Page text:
The Bridge CYCC

The Bridge CYCC Programme Manager:
Ricardo J. Rossouw

Ricardo J. Rossouw is a social worker with an interest in the field of child development, mental
health and LGBTQI matters. He holds a Masters in Social Work from the University of the Western
Cape. Ricardo also has a keen interest in academics and supervises students in Social Work and
Auxiliary Social Work at The Homestead CYCC in Khayelitsha, where he serves as facility manager.


The Bridge CYCC involves therapeutic residential care and development for 65 Boys Aged 7 to 17.

Reason for the Project

  • Cape Town continues to have large numbers of children who come onto the street to live, work and beg.
  • The street environment is too harsh, abusive, exploitative and detrimental to children and their physical and mental health, they need to be transitioned off the street and into care as quickly as possible.
  • Street children are usually not able to move directly back home due to family dysfunction and because of the unsettled nature of street children who exhibit behavioural and substance abuse problems.
  • Street children are traumatised children because of the chronic neglect, physical and mental abuse and exploitation they have suffered, they therefore need a therapeutic residential programme to address these issues.
  • Street children have substance abuse and behavioural challenges as well as developmental and education delays.
  • Street children require consistent and ongoing support and live in a “fight or flight” emotional state, sometimes absconding back to street life as soon as life gets challenging.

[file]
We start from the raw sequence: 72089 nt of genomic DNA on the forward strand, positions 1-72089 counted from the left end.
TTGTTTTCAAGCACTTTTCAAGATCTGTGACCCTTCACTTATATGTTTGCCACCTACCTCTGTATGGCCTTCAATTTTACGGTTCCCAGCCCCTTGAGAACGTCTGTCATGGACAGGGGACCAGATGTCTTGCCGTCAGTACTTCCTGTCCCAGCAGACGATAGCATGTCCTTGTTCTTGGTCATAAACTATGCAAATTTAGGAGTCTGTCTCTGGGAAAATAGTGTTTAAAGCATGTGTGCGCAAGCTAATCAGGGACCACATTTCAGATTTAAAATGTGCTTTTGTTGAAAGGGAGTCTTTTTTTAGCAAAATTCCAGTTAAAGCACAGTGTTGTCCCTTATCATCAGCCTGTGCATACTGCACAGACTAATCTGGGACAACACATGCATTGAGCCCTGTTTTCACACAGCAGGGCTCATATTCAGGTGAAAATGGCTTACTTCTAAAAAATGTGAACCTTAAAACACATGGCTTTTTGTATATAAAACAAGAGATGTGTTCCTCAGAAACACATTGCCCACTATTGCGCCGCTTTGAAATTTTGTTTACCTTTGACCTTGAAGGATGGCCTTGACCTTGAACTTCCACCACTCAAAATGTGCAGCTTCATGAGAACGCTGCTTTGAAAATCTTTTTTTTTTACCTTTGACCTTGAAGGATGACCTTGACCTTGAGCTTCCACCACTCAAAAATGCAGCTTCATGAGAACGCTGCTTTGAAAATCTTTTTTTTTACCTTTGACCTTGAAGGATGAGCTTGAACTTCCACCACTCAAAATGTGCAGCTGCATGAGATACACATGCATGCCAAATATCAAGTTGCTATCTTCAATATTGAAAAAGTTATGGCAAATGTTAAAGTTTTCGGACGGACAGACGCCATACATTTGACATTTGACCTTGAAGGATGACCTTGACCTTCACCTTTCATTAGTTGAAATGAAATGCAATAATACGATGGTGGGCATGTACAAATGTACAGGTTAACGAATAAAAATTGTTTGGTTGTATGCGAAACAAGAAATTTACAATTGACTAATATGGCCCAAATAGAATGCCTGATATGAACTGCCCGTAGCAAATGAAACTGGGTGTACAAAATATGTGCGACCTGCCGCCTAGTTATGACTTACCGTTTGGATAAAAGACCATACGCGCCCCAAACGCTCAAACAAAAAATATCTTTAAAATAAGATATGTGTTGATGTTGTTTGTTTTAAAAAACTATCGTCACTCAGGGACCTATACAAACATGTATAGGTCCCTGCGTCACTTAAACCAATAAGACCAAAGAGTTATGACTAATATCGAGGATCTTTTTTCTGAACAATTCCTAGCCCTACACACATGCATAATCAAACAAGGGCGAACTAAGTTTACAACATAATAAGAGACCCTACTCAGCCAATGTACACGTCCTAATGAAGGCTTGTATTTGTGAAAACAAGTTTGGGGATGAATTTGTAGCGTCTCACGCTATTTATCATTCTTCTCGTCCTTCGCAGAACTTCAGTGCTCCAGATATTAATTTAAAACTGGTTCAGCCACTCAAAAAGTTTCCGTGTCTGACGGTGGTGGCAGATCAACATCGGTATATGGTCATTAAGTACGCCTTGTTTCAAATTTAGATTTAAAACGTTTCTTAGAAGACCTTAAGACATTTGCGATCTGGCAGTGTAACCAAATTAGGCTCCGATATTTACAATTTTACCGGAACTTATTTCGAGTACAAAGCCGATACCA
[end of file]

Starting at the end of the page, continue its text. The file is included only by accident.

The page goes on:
• Children who live, work, and beg on the street need a residential based programme to successful transition away from street life and back to their families

Purpose of the Shelter

  • To provide appropriate, therapeutic and developmental residential care so street children can successfully transition away from street life and back to their families.
  • To provide a structured and formal stabilisation process, one that enables the child to reconstruct their shattered lives, sort out substance abuse and behavioural issues, reconnect with their families, reignite their school career, and access extra mural activities.
  • To offer a gentle, non-judgemental but firm and consistent daily structure that offers street children the patience, space and ongoing support they need through the ups and downs of their transitional process, one that compliments family life and processes underlying trauma.
  • To provide an appropriate residential facility for street children that is well away from the dangers, attractions and their vulnerability to street life and those wanting to exploit Street Children.
  • To provide a well-resourced facility situated within a stable welcoming community environment so children reconnect with community life and develop sound peer relationships

Impact of the Shelter

  • 160 street children are helped annually through the Homestead residential projects.
  • Ex Homestead boys, or Homestead graduates can be found happily living normal lives.
  • This project consistently runs at over 90% capacity with an absconding rate of less than 10%.
  • The Homestead has been instrumental in reducing the number of children living and begging on the street by 90%
  • Formal School attendance is at 55% and climbing.

Launchpad CYCC Transitional Programme

Launchpad Programme Manager: Liezl Conradie